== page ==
Rare genetic diseases provide scientifically useful models that help to elucidate mechanisms underlying common disorders. In fact, improving understanding of rare diseases has historically led to major advances in medical science. Our studies with the rare red blood disorder, congenital dyserythropoietic anemia type I (CDA-1), have similar potential outcomes. CDA-1 is an autosomal recessive disorder of ineffective erythropoiesis marked by anemia and the presence of multinucleated erythroblasts with internuclear chromatin bridges in the bone marrow. Ultrastructural erythroid features include spongy heterochromatin and invagination of the nuclear membrane, carrying cytoplasmic content into the nucleus. Codanin, the protein defective in CDA-1, is a chromatin-binding protein but its function remains unknown. Preliminary data show that codanin is differentially expressed during erythropoiesis and megakaryopoiesis, and that it binds to important erythroid and megakaryocytic genetic loci. Interestingly, erythroid and megakaryocytic lineages arise from a common precursor, the megakaryocytic-erythroid progenitor. Furthermore, diminished expression of codanin in CDA-1 results in erythroid multinuclearity, which is a hallmark of megakaryopoiesis. Thus, we hypothesize that codanin is involved in the regulation of erythroid and megakaryocytic lineages. The goal of this project is to define how codanin, the protein defective in CDA-1, regulates erythroid and megakaryocytic genes by its binding to key regulatory DNA regions. We will identify how codanin gene perturbation affects erythroid and megakaryocytic differentiation by employing codanin knockdown and overexpression (wild type and mutant codanin) systems. Hematopoietic assays specific for erythroid and megakaryocytic lineages will be conducted to identify the hematopoietic phenotype induced by codanin gene perturbation. CDA-1-specific gene expression profiles will be identified by RNA-seq studies. Furthermore, we will understand how codanin regulates EKLF expression by conducting luciferase reporter assays, and identify codanin-interacting proteins by immunoprecipitation and mass spectrometry assays. We have conducted these studies in K562 cells and have begun experiments in human CD34+ cells. We will also extend our studies to the megakaryocyte erythroid progenitors. This project will help us elucidate the role that codanin plays in control o erythropoiesis and megakaryopoiesis in attempts to better understand the mechanisms of bone marrow failure disorders.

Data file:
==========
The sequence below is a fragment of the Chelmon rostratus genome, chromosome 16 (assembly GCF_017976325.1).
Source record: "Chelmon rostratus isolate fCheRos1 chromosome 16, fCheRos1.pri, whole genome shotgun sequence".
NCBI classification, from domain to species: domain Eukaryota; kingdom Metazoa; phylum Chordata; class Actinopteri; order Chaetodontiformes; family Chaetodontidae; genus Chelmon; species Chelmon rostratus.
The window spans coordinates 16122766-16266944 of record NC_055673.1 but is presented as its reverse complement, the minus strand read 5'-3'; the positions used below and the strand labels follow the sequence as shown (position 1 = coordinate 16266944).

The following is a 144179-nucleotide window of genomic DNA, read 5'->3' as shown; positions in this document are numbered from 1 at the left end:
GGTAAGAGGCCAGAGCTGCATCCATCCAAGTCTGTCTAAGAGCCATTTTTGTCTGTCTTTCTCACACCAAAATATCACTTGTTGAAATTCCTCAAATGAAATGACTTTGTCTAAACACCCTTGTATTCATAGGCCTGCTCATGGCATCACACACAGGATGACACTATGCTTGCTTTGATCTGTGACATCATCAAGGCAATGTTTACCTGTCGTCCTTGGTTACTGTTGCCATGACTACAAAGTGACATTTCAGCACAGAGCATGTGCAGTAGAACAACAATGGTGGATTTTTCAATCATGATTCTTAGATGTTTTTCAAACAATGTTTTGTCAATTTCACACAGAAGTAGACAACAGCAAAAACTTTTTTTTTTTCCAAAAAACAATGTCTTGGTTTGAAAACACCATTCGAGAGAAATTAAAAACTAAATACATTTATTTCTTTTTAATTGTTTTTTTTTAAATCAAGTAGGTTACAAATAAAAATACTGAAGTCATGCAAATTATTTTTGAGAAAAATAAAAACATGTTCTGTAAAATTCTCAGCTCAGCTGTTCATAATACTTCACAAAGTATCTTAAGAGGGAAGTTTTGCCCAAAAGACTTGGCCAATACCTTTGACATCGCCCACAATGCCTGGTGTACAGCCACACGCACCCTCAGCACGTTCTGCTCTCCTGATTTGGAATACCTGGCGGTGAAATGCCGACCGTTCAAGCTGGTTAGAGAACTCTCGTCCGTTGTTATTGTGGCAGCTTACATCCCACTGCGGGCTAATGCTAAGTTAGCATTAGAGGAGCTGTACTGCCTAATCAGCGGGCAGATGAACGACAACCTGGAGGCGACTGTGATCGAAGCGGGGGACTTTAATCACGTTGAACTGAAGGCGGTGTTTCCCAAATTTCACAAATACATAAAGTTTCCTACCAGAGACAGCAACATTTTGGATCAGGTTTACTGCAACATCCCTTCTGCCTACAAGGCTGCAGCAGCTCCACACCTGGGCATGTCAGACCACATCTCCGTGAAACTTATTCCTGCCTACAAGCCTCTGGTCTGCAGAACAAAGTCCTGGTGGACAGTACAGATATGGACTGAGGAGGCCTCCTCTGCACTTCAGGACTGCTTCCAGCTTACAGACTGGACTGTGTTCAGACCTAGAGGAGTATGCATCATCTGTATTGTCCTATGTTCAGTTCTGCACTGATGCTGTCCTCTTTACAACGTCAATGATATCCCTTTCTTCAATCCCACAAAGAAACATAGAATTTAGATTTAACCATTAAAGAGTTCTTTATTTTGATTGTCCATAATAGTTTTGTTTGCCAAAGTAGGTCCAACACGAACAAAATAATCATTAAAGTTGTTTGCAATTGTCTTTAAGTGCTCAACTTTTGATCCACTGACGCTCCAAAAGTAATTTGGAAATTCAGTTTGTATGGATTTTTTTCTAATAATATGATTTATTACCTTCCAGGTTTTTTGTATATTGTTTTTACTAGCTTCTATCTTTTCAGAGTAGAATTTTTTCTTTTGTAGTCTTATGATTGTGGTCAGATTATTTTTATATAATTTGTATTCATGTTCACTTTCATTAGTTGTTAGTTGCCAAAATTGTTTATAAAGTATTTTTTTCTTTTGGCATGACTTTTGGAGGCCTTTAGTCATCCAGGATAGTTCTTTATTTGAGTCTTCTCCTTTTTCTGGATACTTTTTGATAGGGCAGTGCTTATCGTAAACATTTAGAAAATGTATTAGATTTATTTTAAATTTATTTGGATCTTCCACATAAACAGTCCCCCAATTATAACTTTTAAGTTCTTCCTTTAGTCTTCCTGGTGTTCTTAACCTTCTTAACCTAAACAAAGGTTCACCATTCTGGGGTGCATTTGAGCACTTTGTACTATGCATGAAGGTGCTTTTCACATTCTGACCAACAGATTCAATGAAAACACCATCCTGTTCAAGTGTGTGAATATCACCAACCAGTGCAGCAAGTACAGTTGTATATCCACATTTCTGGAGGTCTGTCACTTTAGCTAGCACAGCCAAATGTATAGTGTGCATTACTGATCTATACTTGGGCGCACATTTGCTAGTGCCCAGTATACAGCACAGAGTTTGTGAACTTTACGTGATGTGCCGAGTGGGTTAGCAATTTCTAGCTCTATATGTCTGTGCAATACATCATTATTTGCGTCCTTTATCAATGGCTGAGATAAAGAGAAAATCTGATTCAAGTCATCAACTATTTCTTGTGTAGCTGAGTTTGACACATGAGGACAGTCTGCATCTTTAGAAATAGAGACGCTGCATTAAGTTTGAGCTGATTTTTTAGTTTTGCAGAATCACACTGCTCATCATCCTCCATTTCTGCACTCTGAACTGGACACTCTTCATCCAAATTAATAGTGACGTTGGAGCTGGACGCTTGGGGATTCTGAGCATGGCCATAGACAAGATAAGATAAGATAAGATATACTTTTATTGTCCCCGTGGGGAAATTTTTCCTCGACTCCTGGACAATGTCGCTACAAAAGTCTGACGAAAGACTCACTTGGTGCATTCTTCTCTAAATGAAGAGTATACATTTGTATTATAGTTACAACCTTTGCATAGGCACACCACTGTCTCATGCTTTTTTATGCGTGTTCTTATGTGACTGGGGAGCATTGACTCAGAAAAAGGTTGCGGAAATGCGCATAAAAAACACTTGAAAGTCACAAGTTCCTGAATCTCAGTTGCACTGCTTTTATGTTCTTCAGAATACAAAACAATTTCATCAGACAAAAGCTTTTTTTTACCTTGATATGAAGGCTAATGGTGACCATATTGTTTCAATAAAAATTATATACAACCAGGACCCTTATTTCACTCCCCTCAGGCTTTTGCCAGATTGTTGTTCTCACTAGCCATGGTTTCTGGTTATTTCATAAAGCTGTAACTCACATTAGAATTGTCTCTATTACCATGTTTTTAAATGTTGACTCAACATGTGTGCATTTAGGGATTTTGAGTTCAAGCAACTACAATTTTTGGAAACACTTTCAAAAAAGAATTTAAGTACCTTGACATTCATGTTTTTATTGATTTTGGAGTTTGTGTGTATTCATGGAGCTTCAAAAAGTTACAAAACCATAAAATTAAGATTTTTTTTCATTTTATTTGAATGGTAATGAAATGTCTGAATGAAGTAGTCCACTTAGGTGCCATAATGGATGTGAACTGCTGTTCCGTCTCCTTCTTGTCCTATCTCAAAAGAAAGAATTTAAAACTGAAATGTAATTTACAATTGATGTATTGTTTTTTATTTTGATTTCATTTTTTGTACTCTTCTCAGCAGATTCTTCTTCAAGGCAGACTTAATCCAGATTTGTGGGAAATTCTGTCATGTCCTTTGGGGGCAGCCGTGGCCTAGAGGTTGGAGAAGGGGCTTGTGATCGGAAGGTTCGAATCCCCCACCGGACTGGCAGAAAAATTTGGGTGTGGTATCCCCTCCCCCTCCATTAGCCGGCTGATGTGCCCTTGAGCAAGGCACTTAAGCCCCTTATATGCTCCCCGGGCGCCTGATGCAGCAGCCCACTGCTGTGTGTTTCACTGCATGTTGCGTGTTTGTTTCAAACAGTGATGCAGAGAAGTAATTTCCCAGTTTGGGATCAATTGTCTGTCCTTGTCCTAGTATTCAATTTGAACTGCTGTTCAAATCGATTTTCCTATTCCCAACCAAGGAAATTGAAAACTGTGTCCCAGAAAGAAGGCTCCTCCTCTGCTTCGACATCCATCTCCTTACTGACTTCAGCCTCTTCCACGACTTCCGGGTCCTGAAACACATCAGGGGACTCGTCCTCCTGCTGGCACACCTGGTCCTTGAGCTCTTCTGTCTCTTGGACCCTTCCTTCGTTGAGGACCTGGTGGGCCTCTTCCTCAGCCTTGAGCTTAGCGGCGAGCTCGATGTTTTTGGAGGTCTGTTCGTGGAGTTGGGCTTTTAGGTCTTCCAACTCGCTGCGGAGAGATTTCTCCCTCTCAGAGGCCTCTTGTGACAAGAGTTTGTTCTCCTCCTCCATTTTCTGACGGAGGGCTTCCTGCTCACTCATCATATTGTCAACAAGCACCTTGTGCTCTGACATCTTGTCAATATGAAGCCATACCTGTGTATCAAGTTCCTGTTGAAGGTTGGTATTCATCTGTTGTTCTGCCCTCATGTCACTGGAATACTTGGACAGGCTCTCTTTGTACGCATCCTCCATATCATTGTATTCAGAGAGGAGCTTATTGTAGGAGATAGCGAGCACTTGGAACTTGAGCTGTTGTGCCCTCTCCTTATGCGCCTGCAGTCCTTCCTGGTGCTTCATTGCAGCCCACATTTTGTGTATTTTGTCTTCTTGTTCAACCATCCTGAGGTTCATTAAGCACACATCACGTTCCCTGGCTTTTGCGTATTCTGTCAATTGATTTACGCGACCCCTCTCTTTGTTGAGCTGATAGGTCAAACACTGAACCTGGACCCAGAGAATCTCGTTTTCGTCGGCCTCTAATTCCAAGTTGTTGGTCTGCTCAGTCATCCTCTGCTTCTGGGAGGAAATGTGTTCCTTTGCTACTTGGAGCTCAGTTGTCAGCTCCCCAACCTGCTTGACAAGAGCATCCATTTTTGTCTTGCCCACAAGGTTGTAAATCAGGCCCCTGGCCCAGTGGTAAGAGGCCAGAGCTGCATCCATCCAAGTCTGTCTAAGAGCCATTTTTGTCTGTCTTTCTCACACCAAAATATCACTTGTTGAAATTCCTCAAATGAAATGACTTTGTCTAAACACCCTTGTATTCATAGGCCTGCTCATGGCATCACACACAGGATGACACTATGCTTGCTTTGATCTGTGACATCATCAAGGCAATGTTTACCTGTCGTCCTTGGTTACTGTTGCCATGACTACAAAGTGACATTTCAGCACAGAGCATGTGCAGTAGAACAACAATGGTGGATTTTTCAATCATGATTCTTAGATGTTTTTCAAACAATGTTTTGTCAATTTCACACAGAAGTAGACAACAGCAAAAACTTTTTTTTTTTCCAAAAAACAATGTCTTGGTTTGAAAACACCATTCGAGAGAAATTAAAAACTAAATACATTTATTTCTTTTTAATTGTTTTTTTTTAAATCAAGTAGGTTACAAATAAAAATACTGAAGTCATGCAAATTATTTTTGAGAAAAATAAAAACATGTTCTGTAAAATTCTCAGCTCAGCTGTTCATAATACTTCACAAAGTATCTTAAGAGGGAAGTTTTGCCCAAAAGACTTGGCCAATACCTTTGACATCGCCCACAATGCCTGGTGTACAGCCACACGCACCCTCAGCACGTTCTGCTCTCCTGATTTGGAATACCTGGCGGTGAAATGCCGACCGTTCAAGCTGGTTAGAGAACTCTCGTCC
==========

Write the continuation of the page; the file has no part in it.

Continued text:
Elucidating the function of codanin, and thus the pathophysiology of congenital dyserythropoietic anemia type 1, will expand our understanding of the normal processes of erythropoiesis and megakaryopoiesis. This is relevant to public health in its strong clinical implication for improving diagnosis and treatment of rare bone marrow failure syndromes as well as improving treatment for patients on chemotherapy, receiving bone marrow transplant, or with anemia.